Research & Development Tax Credits Explained

Research & Development tax credits explained

Learn about the government’s new way of rewarding businesses that are going all the way and investing in innovation. 

What are R & D tax credits?

Research and development (R&D) tax credits are a UK government initiative that is designed to encourage companies in their plan to innovation.  This tax credit scheme represents an important source of cash to companies engaged in r&d activity. 

Who is eligible for R&D tax credits?

Any company operating in any industry can qualify for R&D tax credits, as long as it is in the midst of creating something new or significantly enhancing an existing process, product or service. The project does not necessarily need to be a success by any measure to qualify because it is the process of the innovation that is assessed. Your project must deal with a certain amount of uncertainty and your R&D progression must accelerate its feasibility for your project to qualify.

Even though, all sectors are eligible here is an example of the types of R&D activities that usually qualify for a better understanding:

–   Manufacturing

–   Software development

–   Engineering

–   Architecture

What are the benefits of R&D tax credits? 

Besides being a valuable source of cash for companies, R&D tax relief is accelerating the process by which companies are using science or technology to develop new products or services and look for new technical solutions. It also assures global economic growth for the UK as it secures future private R&D investments.  

How much can I claim? 

Companies who are first subject to the UK Corporation Tax are eligible to claim R&D tax credits. This means that the research and development costs in question must be funded by the UK-registered firm. According to the HMRC, R&D tax credit can be claimed after the end of the two years accounting period during which the innovative activities took place. 

Businesses fall under one of the two current schemes available to reward companies: the SME regime and the Research and Development Expenditure Credit (RDEC) regime for larger organisations.

  • The SME scheme 

A company can only claim under the SME regime if it has 500 employees and realising £100 million turnover or £86 million in balance sheet or more. If these qualifications are met, a company can claim between 15% and 33% of R&D costs.

  • The Research and Development Expenditure Credit (RDEC) scheme

Larger companies that do not meet the financial limits outlined above can claim up to 12% of their R&D expenditure back as tax credits.

It’s important to claim under the correct branch of the R&D Tax Credits scheme and if you find yourself claiming under both, our teams are here to help you.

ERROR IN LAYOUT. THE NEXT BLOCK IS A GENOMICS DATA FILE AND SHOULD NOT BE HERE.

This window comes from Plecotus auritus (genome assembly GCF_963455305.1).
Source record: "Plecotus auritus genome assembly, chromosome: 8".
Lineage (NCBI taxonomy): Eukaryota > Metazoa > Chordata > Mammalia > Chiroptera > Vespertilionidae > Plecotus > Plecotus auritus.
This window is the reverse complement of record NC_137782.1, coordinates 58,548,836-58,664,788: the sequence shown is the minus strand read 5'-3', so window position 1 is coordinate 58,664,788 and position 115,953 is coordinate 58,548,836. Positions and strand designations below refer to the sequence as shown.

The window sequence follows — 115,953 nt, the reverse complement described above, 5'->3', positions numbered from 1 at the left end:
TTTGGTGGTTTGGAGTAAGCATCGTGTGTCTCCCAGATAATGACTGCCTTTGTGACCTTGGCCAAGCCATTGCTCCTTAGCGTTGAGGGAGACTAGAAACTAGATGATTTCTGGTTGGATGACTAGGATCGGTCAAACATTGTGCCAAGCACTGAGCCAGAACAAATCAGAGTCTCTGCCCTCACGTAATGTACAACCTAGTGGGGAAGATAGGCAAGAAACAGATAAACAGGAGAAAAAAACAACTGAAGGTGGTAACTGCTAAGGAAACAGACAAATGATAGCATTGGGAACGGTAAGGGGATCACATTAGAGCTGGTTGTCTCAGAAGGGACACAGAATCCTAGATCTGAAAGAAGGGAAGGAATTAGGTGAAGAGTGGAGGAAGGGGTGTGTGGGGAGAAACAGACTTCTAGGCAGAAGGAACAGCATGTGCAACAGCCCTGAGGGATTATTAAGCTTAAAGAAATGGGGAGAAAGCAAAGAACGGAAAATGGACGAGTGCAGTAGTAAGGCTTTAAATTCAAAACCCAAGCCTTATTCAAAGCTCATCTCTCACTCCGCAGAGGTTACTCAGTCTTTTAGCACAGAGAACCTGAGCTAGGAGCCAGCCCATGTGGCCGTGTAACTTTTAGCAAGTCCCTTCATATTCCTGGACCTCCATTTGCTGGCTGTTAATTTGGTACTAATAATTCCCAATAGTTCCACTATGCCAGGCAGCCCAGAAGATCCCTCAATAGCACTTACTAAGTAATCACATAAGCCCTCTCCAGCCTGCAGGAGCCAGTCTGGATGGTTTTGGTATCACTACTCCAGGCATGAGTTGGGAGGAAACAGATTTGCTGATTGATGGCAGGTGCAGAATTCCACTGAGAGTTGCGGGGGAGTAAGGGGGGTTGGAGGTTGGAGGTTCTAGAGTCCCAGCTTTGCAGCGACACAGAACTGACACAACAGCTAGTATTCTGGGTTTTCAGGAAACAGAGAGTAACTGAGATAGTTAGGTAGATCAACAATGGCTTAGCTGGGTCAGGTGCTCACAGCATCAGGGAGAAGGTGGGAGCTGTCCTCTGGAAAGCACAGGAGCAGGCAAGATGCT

How does the R&D tax relief work?

R&D tax relief is designed in a way that both successful and loss-making businesses can benefit by making a claim.

On one hand, successful companies can benefit from a reduction of their tax liability. This reduction is a direct consequence of the repayment of overpaid tax which is equal to 25 % of the R&D expenditure.

On the other hand, loss-making companies can make a R&D claim, but it would accentuate the loss incurred. This would hinder the company to make any future profits. The HMRC suggests receiving instead the loss attributable to the R&D company in exchange for a cash payment.

What costs can be claimed as part of an R&D Tax Credits application?

HMRC only allows the operational costs that have directly contributed to the progression of the R&D project to be included in the claim. Capital expenditure or money spent on fixed assets for example are not considered as part of the R&D expenditure.

Everyday operational costs involved from the time you started working on the research and development activity until its progression or conclusion can be included. Not to mention that these costs are multiplied then by the relevant R&D regime relief, which is determined by the business size and funding of the project.

–   Staff costs: it includes the salary of employees who were directly involved in the project, class 1 NIC and pension contributors.

–   Subcontractors: Generally speaking, only 65% of subcontractor costs can be included in the R&D but the ruling could differ depending on the company’s size.

–   Freelancers: Only 65% of costs made to external workers can be claimed.

–   Consumables: Certain transformable consumables like water, power and fuel are eligible for a tax relief.

–   Software: You can claim the cost of software who have been completely involved in the R&D process progression.

How can Veritas Noble help your company?

Our dedicated experts can walk you through every step of the complex application process. Let us handle the meticulous details and the large amount of paperwork so that there is no room for error and that your cash payment from the UK government is guaranteed. Get in touch with us today and learn more.

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